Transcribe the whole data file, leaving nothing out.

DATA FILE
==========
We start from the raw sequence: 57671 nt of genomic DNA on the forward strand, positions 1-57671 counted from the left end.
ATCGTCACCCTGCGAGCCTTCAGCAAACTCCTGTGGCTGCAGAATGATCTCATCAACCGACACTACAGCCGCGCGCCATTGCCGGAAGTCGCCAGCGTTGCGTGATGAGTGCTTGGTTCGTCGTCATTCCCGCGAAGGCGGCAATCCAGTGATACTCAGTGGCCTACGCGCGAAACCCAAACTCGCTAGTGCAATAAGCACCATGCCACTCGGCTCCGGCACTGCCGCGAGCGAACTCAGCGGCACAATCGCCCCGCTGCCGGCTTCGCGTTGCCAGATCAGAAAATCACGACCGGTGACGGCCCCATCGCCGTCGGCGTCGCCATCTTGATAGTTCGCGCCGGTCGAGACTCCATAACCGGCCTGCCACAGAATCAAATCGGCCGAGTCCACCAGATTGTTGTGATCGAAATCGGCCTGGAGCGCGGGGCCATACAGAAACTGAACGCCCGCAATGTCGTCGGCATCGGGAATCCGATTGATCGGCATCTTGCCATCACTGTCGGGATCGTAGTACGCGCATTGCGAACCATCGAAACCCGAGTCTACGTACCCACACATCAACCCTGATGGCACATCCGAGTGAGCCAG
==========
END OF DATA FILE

We start from the raw sequence: 57671 nt of genomic DNA on the forward strand, positions 1-57671 counted from the left end.
ATCGTCACCCTGCGAGCCTTCAGCAAACTCCTGTGGCTGCAGAATGATCTCATCAACCGACACTACAGCCGCGCGCCATTGCCGGAAGTCGCCAGCGTTGCGTGATGAGTGCTTGGTTCGTCGTCATTCCCGCGAAGGCGGCAATCCAGTGATACTCAGTGGCCTACGCGCGAAACCCAAACTCGCTAGTGCAATAAGCACCATGCCACTCGGCTCCGGCACTGCCGCGAGCGAACTCAGCGGCACAATCGCCCCGCTGCCGGCTTCGCGTTGCCAGATCAGAAAATCACGACCGGTGACGGCCCCATCGCCGTCGGCGTCGCCATCTTGATAGTTCGCGCCGGTCGAGACTCCATAACCGGCCTGCCACAGAATCAAATCGGCCGAGTCCACCAGATTGTTGTGATCGAAATCGGCCTGGAGCGCGGGGCCATACAGAAACTGAACGCCCGCAATGTCGTCGGCATCGGGAATCCGATTGATCGGCATCTTGCCATCACTGTCGGGATCGTAGTACGCGCATTGCGAACCATCGAAACCCGAGTCTACGTACCCACACATCAACCCTGATGGCACATCCGAGTGAGCCAG